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Aldi loses court battle with union over truck safety claims

Business

Aldi has lost a long-running battle in the Federal Court against the Transport Workers’ Union over flyers and documents, distributed at one of its Adelaide stores and elsewhere, which accused the German supermarket giant of being responsible for road deaths.

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One of the flyers, entitled Stop the Race to the Bottom, left in a trolley at ALDI’s Kilburn store in October 2017, stated that hundreds of people die in truck-related accidents on Australia’s roads every year.

“This is caused by big companies – like Aldi – cutting costs in their contracts,” the document, cited in the Federal Court judgement handed down last week, reads.

“This squeeze is sweating drivers, forcing us to work longer and harder with little chance to break or do maintenance … But transport workers won’t let this carnage continue.”

“Coles and Woolworths are doing the right thing by working with transport workers through our union, the TWU, to address issues in their supply chains…”

The flyer is among several Transport Workers’ Union flyers also issued at the retailer’s South Australian distribution centre at Regency Park and at ALDI stores interstate, as well as press releases and media appearances in 2017 and 2018 to which the supermarket giant took exception.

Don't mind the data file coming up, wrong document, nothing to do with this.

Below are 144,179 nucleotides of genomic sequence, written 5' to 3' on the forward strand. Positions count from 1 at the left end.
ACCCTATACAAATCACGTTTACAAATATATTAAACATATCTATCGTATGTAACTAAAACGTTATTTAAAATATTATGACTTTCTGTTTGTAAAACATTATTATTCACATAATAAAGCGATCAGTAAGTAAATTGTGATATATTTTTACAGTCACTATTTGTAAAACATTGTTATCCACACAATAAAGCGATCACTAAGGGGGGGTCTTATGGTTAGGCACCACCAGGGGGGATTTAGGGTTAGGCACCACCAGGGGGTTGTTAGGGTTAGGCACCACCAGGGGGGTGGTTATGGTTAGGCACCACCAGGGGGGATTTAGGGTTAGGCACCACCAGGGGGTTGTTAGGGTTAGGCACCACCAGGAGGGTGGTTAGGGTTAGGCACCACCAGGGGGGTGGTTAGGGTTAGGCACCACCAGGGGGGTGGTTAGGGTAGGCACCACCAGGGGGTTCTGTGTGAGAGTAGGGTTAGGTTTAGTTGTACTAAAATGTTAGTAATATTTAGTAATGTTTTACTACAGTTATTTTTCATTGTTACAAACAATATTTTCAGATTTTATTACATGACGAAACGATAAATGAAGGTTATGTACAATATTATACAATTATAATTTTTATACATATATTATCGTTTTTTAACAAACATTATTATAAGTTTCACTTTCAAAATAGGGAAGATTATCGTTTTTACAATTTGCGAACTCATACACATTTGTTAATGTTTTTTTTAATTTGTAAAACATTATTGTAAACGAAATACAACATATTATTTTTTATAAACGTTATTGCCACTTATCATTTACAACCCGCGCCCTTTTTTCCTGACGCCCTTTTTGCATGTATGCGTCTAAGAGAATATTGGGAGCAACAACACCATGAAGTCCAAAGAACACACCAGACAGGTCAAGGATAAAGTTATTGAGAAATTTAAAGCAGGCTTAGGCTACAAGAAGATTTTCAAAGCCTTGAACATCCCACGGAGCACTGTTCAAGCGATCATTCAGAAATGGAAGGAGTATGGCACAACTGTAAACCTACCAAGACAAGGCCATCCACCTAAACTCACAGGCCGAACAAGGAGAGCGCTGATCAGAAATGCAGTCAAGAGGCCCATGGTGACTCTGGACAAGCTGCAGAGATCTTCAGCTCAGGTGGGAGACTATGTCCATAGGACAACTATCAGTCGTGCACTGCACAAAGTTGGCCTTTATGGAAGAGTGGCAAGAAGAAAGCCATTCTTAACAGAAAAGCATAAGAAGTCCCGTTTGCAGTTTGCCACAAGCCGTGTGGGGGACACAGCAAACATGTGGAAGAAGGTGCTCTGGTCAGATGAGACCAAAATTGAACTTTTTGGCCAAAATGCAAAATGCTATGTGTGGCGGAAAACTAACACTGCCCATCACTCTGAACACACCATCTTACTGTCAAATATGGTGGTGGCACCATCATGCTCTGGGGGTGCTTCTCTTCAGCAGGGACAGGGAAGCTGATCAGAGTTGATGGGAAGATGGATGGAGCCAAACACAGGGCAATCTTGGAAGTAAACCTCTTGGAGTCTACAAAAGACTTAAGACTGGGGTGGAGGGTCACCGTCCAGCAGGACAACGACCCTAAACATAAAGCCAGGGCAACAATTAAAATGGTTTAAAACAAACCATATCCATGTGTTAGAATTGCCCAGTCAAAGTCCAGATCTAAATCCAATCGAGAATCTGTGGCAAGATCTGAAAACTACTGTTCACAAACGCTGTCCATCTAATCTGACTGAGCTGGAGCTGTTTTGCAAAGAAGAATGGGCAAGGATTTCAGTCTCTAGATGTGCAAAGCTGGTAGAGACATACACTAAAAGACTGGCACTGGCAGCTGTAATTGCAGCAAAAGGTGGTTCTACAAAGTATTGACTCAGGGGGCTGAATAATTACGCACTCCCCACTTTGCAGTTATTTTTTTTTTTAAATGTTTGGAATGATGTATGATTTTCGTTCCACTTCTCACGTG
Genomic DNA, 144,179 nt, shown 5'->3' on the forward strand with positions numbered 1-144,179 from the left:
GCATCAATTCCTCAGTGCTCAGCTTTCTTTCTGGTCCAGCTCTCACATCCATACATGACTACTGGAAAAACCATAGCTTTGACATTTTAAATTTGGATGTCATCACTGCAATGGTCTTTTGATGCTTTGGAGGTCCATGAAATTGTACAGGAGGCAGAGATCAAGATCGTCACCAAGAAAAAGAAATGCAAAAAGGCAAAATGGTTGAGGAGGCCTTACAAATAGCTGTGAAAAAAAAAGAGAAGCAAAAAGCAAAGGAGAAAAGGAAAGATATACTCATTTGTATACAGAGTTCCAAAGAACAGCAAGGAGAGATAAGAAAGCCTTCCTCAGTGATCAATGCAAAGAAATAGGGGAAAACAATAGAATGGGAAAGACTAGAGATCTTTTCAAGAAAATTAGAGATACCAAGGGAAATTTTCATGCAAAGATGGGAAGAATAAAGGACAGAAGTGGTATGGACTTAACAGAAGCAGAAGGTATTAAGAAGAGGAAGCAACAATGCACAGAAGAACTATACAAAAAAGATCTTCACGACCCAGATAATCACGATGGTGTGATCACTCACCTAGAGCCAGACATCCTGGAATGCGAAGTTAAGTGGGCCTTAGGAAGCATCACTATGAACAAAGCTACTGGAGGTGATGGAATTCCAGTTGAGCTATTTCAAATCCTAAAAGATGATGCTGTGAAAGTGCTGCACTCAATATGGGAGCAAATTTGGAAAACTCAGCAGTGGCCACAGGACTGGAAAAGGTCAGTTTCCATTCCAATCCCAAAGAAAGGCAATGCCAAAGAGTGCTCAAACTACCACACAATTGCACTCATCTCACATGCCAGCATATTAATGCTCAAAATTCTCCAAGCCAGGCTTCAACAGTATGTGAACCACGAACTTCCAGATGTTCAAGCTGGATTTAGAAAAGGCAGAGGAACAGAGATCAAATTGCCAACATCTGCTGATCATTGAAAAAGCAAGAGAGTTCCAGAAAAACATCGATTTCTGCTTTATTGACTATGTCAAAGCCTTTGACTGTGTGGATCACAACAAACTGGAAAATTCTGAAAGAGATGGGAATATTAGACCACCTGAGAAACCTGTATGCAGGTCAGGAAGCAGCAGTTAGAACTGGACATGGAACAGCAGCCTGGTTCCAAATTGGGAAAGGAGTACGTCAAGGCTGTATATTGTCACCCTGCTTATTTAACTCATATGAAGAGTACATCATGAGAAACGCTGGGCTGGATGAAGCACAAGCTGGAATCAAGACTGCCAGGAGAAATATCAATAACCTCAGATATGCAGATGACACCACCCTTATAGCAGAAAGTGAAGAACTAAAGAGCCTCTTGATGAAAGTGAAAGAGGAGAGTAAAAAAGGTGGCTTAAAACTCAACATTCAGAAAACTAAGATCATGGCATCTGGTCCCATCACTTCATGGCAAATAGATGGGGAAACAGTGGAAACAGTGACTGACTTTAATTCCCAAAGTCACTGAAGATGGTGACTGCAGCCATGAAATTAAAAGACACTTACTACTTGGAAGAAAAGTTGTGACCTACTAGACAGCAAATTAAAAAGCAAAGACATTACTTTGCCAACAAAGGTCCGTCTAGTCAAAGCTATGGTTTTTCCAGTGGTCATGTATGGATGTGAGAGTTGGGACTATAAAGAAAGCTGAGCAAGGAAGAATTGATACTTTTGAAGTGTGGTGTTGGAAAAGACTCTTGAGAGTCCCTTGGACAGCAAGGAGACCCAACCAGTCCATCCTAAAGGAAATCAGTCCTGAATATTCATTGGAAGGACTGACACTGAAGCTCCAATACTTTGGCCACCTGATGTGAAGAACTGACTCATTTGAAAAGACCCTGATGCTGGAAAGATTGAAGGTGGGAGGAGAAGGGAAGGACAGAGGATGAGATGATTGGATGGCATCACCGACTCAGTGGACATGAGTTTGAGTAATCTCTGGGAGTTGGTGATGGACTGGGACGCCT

ALDI launched proceedings against the union alleging trespass, nuisance, breaches of competition and consumer law, and injurious falsehood through the distribution of the documents, later confining its complaint to the latter two.

According to the judgement of Justice Geoffrey Flick, handed down last week, the documents were “likely to mislead” because they accused ALDI of the following:

The only major representation in the documents Flick did not find likely to mislead was that “ALDI is responsible for cutting transport costs and underpaying drivers”.

But ALDI conceded that it had suffered no actual loss or damage as a result of the statements and it failed to convince the court that the union had made its statements out of “malice”.

“Although injury to the business operations of ALDI may have been the inevitable consequence of the conduct of the union, it may be queried whether that necessarily translates to an actual intent to injure and malice,” the judgement reads.

Moreover, the court found that although many of the union’s relevant statements had been likely to mislead, it was not a “trading corporation” and those statements were not made “in trade or commerce”.

“The overall conclusion is that the claims for relief advanced by ALDI fail (and) the proceeding should be dismissed.”

ALDI has established 19 stores in Adelaide and one in Mount Barker since opening its first store in South Australia in 2016.

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